TABLE 12______________________________________AGGREGATE MIXTURE-EXAMPLE 4Constituent Aggregate weight %______________________________________Gradated silica sand (including flour) 76Calcium aluminate cement 24(>40 percent Al2 O3)______________________________________
TABLE 13______________________________________LIQUID MIXTURE-EXAMPLE 4Constituent Liquid weight %______________________________________Styrene 81.1Polystyrene 7.1Trimethylolpropane-trimethacrylate 9.8Methylethylketone peroxide (MEKP) 1.0Cobalt naphthenate - 6% (CON) 0.5Di-t-butyl peroxide (DTBP) 0.5______________________________________
Results prior to brine exposure were comparable to Example 2 results. No major failures were evident.
An aggregate mixture and a liquid mixture component were prepared as per Tables 14 and 15 to fabricate liquid pipe test specimens. The process was similar to that described in Example 4. Compositions were as follows:
TABLE 14______________________________________LIQUID MIXTURE-EXAMPLE 5Constituent Liquid weight %______________________________________Styrene 53.9Polystyrene 7.4Divinyl benzene 24.5Hexadiene 9.8Gamma-methacryloxypropyl- 2.4trimethyloxysilaneMethylethylketone peroxide (MEKP) 1.0Cobalt naphthenate - 6% (CON) 0.5Di-t-butyl peroxide (DTBP) 0.5______________________________________
TABLE 15______________________________________SOLID AGGREGATE MIXTURE-EXAMPLE 5Constituent Aggregate weight %______________________________________Gradated silica sand (including flour) 76Portland cement, Type III 24______________________________________
Results prior to brine exposure were comparable to Example 2 results. No major failures were evident.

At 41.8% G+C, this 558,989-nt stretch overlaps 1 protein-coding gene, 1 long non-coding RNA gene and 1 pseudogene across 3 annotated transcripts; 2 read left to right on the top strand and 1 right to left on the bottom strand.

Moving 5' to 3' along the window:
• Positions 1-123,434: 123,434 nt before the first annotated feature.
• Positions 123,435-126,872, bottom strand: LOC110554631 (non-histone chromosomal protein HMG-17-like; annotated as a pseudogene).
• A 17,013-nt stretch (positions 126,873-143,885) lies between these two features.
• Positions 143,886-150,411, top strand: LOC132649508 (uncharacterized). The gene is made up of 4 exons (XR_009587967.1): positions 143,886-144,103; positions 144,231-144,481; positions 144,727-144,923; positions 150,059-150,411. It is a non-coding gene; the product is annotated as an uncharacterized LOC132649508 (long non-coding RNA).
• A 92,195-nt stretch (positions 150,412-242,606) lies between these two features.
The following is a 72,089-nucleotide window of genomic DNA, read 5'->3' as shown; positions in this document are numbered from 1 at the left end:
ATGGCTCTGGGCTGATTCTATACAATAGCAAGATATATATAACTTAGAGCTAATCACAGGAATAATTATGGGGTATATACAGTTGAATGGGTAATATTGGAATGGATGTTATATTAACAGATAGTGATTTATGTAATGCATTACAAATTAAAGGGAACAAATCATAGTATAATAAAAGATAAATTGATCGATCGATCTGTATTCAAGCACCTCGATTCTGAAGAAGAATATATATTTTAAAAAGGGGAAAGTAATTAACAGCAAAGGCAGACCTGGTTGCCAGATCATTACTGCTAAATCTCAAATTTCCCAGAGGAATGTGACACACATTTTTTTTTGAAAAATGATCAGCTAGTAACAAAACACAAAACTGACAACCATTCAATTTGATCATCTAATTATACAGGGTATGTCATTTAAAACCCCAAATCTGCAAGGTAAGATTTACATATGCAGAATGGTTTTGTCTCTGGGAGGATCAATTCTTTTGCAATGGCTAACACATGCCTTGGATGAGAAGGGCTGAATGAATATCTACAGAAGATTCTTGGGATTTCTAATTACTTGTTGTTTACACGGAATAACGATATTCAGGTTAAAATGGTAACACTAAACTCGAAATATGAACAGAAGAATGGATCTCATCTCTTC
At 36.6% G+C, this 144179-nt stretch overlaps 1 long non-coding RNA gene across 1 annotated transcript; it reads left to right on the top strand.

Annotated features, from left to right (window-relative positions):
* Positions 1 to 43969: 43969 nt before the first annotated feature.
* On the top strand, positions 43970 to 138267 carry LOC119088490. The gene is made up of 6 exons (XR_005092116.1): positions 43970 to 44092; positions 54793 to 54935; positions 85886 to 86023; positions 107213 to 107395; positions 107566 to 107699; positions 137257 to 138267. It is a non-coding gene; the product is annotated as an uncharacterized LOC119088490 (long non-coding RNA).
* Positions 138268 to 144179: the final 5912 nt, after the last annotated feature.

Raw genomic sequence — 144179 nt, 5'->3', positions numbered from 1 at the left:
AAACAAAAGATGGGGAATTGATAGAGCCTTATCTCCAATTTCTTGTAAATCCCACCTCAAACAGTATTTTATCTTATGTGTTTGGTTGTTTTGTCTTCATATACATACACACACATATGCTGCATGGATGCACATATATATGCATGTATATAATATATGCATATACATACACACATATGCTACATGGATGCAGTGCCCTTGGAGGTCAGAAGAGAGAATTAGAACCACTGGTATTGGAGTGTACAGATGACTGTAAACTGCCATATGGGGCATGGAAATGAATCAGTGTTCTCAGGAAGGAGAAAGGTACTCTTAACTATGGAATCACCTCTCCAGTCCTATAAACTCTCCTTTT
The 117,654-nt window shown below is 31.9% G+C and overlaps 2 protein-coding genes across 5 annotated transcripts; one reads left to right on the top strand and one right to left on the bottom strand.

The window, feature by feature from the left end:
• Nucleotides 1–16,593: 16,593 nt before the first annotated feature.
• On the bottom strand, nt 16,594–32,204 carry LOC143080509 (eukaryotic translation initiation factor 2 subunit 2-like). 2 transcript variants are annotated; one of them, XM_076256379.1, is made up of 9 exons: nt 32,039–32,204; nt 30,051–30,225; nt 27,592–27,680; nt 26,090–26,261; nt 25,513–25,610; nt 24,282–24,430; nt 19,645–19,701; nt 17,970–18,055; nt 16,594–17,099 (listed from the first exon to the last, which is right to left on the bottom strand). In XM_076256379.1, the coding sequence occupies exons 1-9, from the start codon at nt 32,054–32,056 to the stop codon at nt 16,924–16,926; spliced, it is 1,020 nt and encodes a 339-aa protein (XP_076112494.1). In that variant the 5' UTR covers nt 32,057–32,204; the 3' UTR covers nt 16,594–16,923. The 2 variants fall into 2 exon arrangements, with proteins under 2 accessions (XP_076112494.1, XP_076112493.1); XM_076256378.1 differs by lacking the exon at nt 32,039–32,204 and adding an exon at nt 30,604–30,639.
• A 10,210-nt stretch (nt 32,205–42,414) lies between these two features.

An aggregate mixture and a liquid mixture were prepared as per Tables 16 and 17 to fabricate lined pipe test specimens. The process was similar to that described in Example 2. The samples were thermally cured at approximately 71° or 93° C. (160° or 200° F.) for a period of 24 hours each. Compositions were as follows:
TABLE 16______________________________________AGGREGATE MIXTURE-EXAMPLE 6Constituent Aggregate weight %______________________________________Gradated silica sand (including flour) 76Portland cement, Type III 24______________________________________
TABLE 17______________________________________LIQUID MIXTURE-EXAMPLE 6Constituent Liquid weight______________________________________Styrene 75.9Polystyrene 10.3Polyvinylmethylsiloxane 9.9Gamma-methacryloxypropyl- 2.4trimethyloxysilaneBenzoyl peroxide (BPO) 1.0Di-t-butyl peroxide (DTBP) 0.5______________________________________
Results prior to brine exposure were comparable to Example 2 results. No major failures were evident.
In all of the previous examples, no water was added. The solid component, if present, was observed to be dry, although some uptake of moisture may have occurred. In addition, at least one of the catalysts (i.e., polymerization additives) is known to be supplied as a water emulsion for safety and handling reasons.
While the preferred embodiment of the invention has been shown and described, and some alternative embodiments and examples also shown and/or described, changes and modifications may be made thereto without departing from the invention. Accordingly, it is intended to embrace within the invention all such changes, modifications and alternative embodiments as fall within the spirit and scope of the appended claims.
|Cited Patent||Filing date||Publication date||Applicant||Title|
|US4231917 *||Feb 6, 1979||Nov 4, 1980||The United States Of America As Represented By The United States Department Of Energy||High temperature concrete composites containing organosiloxane crosslinked copolymers|
|US4500674 *||May 29, 1984||Feb 19, 1985||The United States Of America As Represented By The United States Department Of Energy||High temperature polymer concrete compositions|
|US4787936 *||Jul 27, 1987||Nov 29, 1988||Zairyo Kagaku Kenkyusho Co., Ltd.||Hydraulic cement-based composition for dip coating of steel and iron articles|
|1||"Calcium-Aluminate Cements", Bulletin 1-01, Lehigh Cement Company.|
|2||"Cement-Mortar Protective Lining and Coating for Steel Water Pipe-4 in. and Larger-Shop Applied", AWWA C205-85, American Water Works Association, 1985.|